Friday, September 30, 2011

Personal History

Today marks the completion of a dozen years since I retired from FEMA on October 1, 1999. It also means the VACATION LANE GROUP has been existence 12 years. Happy Birthday VLG!

Wednesday, September 28, 2011

Landrieu's Stafford Act Reform Bill

Since GPO [note not GAO] has yet to get the text of S. 1630 up on the website here is more background:

For Immediate Release
September 23, 2011
Rob Sawicki, Landrieu, (202) 224-4893
Chris Gallegos, Cochran, (202) 224-6414

Landrieu, Cochran Introduce Stafford Act Reform Legislation
WASHINGTON –United States Senators Mary L. Landrieu, D-La., and Thad Cochran, R-Miss., today introduced legislation aimed at improving the nation’s capability to recover from major and catastrophic disasters by reforming the Robert T. Stafford Disaster Relief and Emergency Assistance Act.
The bill, which is called the Disaster Recovery Act of 2011, builds on recommendations from the Federal Emergency Management Agency (FEMA), the Department of Housing and Urban Development (HUD), the National Emergency Management Association, the International Association of Emergency Managers, the Association of State Floodplain Managers, the U.S. Conference of Mayors, the National Commission on Children and Disasters and the National Voluntary Organizations Active in Disaster (NVOAD).
“As a Senator from Louisiana, I have witnessed numerous systemic failures, misguided policies, and squandered opportunities in the way we go about facilitating community recovery after a disaster and dedicated myself as a result of those experiences to fixing these problems,” Sen. Landrieu said. “This legislation will ensure the federal government has the right tools in its toolbox to help communities recover from disasters in a smarter and more efficient way.”
“Hurricanes Katrina and Rita taught us some hard lessons. We learned that existing federal law is ill-suited to facilitate long-term recovery from catastrophic incidents. Over the past six years, we have often been forced to work on an ad hoc, congressionally-led basis to overcome the shortcomings and bureaucratic red tape built into the current law,” Sen. Cochran said. “Our bipartisan disaster recovery legislation takes what we’ve learned from the ongoing Katrina and Rita recovery efforts to improve future long-term disaster recovery from disasters of such magnitude.”
The Stafford Act authorizes various forms of federal assistance to state and local governments, certain nonprofit organizations and individuals in the event of a Presidentially-declared emergency or disaster. Since its enactment in 1988, it has been significantly revised by the Disaster Mitigation Act of 2000 and the Post-Katrina Emergency Management Reform Act of 2006. While these changes have strengthened FEMA’s capacity to support hazard mitigation and emergency response, Hurricanes Katrina and Rita revealed inadequacies in the law's ability to support comprehensive disaster recovery.
The bill would reform the Stafford Act by doing the following:
• Establishing pre-conditions and special procedures for a new catastrophic disaster declaration that would trigger more intensive tracking of funds, use of recovery metrics to measure return on federal investments, and a coordination structure to reduce waste, close recovery gaps, and ensure that programs work in unison rather than silos. The scale of the damage and the volume of federal funding that follow catastrophic events requires better management, transparency and accountability.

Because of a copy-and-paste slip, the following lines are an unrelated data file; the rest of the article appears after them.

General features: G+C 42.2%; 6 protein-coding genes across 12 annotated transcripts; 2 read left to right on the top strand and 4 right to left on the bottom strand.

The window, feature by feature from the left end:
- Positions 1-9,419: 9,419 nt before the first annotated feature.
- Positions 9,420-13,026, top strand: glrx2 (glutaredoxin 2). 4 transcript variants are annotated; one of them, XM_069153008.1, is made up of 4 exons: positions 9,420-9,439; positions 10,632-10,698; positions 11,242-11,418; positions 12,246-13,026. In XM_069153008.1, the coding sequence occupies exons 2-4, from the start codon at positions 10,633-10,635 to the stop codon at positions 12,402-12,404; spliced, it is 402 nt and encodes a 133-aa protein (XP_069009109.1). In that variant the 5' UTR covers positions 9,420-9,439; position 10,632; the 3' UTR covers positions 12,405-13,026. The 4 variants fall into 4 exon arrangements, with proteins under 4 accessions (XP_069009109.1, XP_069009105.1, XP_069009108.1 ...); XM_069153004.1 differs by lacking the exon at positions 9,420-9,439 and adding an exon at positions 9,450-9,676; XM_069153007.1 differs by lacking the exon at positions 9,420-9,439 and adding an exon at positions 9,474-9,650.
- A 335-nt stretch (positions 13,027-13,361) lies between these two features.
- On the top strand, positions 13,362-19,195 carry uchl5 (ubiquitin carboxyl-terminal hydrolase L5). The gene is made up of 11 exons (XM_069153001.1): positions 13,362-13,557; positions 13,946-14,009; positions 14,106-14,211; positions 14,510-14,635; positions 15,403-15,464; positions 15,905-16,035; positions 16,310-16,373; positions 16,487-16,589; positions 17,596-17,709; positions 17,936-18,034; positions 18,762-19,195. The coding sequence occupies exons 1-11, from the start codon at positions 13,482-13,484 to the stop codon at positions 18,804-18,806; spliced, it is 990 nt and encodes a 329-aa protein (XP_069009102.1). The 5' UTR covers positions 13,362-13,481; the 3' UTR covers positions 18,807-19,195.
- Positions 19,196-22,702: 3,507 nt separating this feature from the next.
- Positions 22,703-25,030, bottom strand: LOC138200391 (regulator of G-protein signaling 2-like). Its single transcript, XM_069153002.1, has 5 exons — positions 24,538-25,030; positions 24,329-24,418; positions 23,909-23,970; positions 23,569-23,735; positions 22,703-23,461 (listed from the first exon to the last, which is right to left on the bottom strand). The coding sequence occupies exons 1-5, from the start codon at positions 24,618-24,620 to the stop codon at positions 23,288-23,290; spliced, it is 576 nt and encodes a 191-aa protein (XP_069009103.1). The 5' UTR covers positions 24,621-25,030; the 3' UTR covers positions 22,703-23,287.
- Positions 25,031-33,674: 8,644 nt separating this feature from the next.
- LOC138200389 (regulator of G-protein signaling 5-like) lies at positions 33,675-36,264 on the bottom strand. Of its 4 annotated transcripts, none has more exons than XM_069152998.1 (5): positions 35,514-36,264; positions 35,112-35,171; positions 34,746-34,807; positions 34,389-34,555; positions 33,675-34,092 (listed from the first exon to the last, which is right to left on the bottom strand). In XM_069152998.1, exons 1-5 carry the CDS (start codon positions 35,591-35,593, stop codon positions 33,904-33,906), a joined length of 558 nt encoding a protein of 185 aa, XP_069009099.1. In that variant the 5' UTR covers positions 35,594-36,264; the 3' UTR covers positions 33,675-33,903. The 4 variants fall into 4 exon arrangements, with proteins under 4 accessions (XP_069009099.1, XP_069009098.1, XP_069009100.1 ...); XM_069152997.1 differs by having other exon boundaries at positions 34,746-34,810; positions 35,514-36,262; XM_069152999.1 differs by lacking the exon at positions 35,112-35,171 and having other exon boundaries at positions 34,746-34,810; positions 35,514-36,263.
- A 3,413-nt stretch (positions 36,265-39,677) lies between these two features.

• Re-authorizing two expired pilot programs from the Post-Katrina Emergency Management Reform Act for rental housing and debris removal that were determined by FEMA and GAO to save taxpayers money and expedite recovery
• Providing incentives for state and local governments to adopt and enforce building codes, develop pre-incident recovery plans and pre-negotiate contracts. This will reduce damages and strengthen local capacity, which is why these ideas have support from Republicans in the House of Representatives and the insurance industry.
• Helping the environment by allowing locals to keep proceeds from recycled debris and encouraging energy-efficient rebuilding designs
• Addressing the unique needs of children in disasters, which will allow parents to get back to work and focus on rebuilding their home or business.
• Making the application process for public assistance more user-friendly for state and local governments with the help of a catalog of disaster programs and a consolidated application for federal recovery assistance
• Streamlining regulations and reducing bureaucratic waste by consolidating requirements for environmental, historic and benefit-cost reviews across different federal agencies for recovery projects.
• Improving training, certification, delivery models and information sharing for case management and crisis counseling and the faith-based groups and nonprofit organizations that provide these services.
• Establishing credentialing, training and evaluation requirements for FEMA employees, strengthening contractor oversight, requiring staffing plans for catastrophes, establishing project transfer procedures for rotating personnel, and encouraging the use of local hires in recovery field offices.
• Eliminating a perverse incentive in the law to use high-priced contract labor for emergency work instead of local government employees, which will save the federal government millions of dollars.
• Codifying temporary legislative measures that were enacted to facilitate a smarter recovery after Hurricanes Katrina and Rita, including third-party arbitration of prolonged disputes and lump sum payments for criminal justice systems, school districts and other facility owners to strategically plan their reconstruction program without having to rebuild every structure to its pre-disaster condition in the exact same location.